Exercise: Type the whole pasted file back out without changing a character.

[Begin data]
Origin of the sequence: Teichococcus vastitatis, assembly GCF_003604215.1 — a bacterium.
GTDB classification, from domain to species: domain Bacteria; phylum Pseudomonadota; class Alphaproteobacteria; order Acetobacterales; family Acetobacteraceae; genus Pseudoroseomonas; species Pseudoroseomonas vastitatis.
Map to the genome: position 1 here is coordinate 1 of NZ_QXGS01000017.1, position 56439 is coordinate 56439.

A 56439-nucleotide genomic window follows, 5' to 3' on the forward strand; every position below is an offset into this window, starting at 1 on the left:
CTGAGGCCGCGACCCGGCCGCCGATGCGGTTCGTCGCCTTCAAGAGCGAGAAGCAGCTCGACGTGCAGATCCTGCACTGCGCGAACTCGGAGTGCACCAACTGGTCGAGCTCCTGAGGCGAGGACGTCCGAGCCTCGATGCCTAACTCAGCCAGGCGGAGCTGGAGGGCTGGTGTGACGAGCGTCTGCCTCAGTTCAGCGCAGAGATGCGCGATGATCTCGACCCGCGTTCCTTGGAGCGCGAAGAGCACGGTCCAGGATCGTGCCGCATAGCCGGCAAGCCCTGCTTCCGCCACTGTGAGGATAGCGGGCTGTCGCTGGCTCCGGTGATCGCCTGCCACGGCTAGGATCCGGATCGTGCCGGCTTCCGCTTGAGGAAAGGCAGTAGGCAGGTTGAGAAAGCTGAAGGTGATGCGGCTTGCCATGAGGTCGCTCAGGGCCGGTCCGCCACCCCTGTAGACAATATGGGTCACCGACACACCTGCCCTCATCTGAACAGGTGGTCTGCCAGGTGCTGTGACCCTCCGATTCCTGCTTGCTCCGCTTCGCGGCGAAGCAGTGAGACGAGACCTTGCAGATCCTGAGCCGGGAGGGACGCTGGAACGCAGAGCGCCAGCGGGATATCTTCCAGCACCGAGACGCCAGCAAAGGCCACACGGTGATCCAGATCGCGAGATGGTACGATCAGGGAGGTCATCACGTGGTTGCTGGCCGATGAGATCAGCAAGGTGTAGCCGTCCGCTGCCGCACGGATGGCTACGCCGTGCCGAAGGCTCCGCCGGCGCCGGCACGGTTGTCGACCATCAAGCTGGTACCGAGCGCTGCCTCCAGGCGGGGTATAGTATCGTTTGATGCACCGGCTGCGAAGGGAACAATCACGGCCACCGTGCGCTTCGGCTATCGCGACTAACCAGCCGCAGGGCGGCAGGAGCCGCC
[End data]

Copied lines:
Origin of the sequence: Teichococcus vastitatis, assembly GCF_003604215.1 — a bacterium.
GTDB classification, from domain to species: domain Bacteria; phylum Pseudomonadota; class Alphaproteobacteria; order Acetobacterales; family Acetobacteraceae; genus Pseudoroseomonas; species Pseudoroseomonas vastitatis.
Map to the genome: position 1 here is coordinate 1 of NZ_QXGS01000017.1, position 56439 is coordinate 56439.

A 56439-nucleotide genomic window follows, 5' to 3' on the forward strand; every position below is an offset into this window, starting at 1 on the left:
CTGAGGCCGCGACCCGGCCGCCGATGCGGTTCGTCGCCTTCAAGAGCGAGAAGCAGCTCGACGTGCAGATCCTGCACTGCGCGAACTCGGAGTGCACCAACTGGTCGAGCTCCTGAGGCGAGGACGTCCGAGCCTCGATGCCTAACTCAGCCAGGCGGAGCTGGAGGGCTGGTGTGACGAGCGTCTGCCTCAGTTCAGCGCAGAGATGCGCGATGATCTCGACCCGCGTTCCTTGGAGCGCGAAGAGCACGGTCCAGGATCGTGCCGCATAGCCGGCAAGCCCTGCTTCCGCCACTGTGAGGATAGCGGGCTGTCGCTGGCTCCGGTGATCGCCTGCCACGGCTAGGATCCGGATCGTGCCGGCTTCCGCTTGAGGAAAGGCAGTAGGCAGGTTGAGAAAGCTGAAGGTGATGCGGCTTGCCATGAGGTCGCTCAGGGCCGGTCCGCCACCCCTGTAGACAATATGGGTCACCGACACACCTGCCCTCATCTGAACAGGTGGTCTGCCAGGTGCTGTGACCCTCCGATTCCTGCTTGCTCCGCTTCGCGGCGAAGCAGTGAGACGAGACCTTGCAGATCCTGAGCCGGGAGGGACGCTGGAACGCAGAGCGCCAGCGGGATATCTTCCAGCACCGAGACGCCAGCAAAGGCCACACGGTGATCCAGATCGCGAGATGGTACGATCAGGGAGGTCATCACGTGGTTGCTGGCCGATGAGATCAGCAAGGTGTAGCCGTCCGCTGCCGCACGGATGGCTACGCCGTGCCGAAGGCTCCGCCGGCGCCGGCACGGTTGTCGACCATCAAGCTGGTACCGAGCGCTGCCTCCAGGCGGGGTATAGTATCGTTTGATGCACCGGCTGCGAAGGGAACAATCACGGCCACCGTGCGCTTCGGCTATCGCGACTAACCAGCCGCAGGGCGGCAGGAGCCGCC